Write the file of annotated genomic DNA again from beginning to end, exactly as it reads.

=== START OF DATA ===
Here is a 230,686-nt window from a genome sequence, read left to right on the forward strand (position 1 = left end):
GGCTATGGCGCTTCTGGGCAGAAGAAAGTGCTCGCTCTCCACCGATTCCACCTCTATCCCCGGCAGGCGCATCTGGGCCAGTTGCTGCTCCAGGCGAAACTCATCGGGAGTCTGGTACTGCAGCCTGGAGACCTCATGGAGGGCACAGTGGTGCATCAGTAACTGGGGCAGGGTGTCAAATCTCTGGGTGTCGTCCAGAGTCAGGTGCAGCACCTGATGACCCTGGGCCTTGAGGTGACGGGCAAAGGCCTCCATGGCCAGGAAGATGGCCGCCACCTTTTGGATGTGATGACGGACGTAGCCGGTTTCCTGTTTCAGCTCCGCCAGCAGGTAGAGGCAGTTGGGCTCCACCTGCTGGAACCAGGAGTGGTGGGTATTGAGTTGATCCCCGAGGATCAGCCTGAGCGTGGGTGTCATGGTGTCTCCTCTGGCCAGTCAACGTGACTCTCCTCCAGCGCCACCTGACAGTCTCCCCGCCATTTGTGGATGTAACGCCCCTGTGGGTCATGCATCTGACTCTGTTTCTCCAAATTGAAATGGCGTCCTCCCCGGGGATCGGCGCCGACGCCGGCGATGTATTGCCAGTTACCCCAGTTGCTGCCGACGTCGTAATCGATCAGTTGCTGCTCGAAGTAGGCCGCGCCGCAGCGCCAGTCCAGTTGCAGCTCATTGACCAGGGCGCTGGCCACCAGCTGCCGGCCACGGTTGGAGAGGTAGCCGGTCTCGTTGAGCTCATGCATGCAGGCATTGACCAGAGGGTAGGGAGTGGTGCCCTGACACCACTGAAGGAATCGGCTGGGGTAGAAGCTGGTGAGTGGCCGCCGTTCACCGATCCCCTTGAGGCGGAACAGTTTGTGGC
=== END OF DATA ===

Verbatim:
Here is a 230,686-nt window from a genome sequence, read left to right on the forward strand (position 1 = left end):
GGCTATGGCGCTTCTGGGCAGAAGAAAGTGCTCGCTCTCCACCGATTCCACCTCTATCCCCGGCAGGCGCATCTGGGCCAGTTGCTGCTCCAGGCGAAACTCATCGGGAGTCTGGTACTGCAGCCTGGAGACCTCATGGAGGGCACAGTGGTGCATCAGTAACTGGGGCAGGGTGTCAAATCTCTGGGTGTCGTCCAGAGTCAGGTGCAGCACCTGATGACCCTGGGCCTTGAGGTGACGGGCAAAGGCCTCCATGGCCAGGAAGATGGCCGCCACCTTTTGGATGTGATGACGGACGTAGCCGGTTTCCTGTTTCAGCTCCGCCAGCAGGTAGAGGCAGTTGGGCTCCACCTGCTGGAACCAGGAGTGGTGGGTATTGAGTTGATCCCCGAGGATCAGCCTGAGCGTGGGTGTCATGGTGTCTCCTCTGGCCAGTCAACGTGACTCTCCTCCAGCGCCACCTGACAGTCTCCCCGCCATTTGTGGATGTAACGCCCCTGTGGGTCATGCATCTGACTCTGTTTCTCCAAATTGAAATGGCGTCCTCCCCGGGGATCGGCGCCGACGCCGGCGATGTATTGCCAGTTACCCCAGTTGCTGCCGACGTCGTAATCGATCAGTTGCTGCTCGAAGTAGGCCGCGCCGCAGCGCCAGTCCAGTTGCAGCTCATTGACCAGGGCGCTGGCCACCAGCTGCCGGCCACGGTTGGAGAGGTAGCCGGTCTCGTTGAGCTCATGCATGCAGGCATTGACCAGAGGGTAGGGAGTGGTGCCCTGACACCACTGAAGGAATCGGCTGGGGTAGAAGCTGGTGAGTGGCCGCCGTTCACCGATCCCCTTGAGGCGGAACAGTTTGTGGC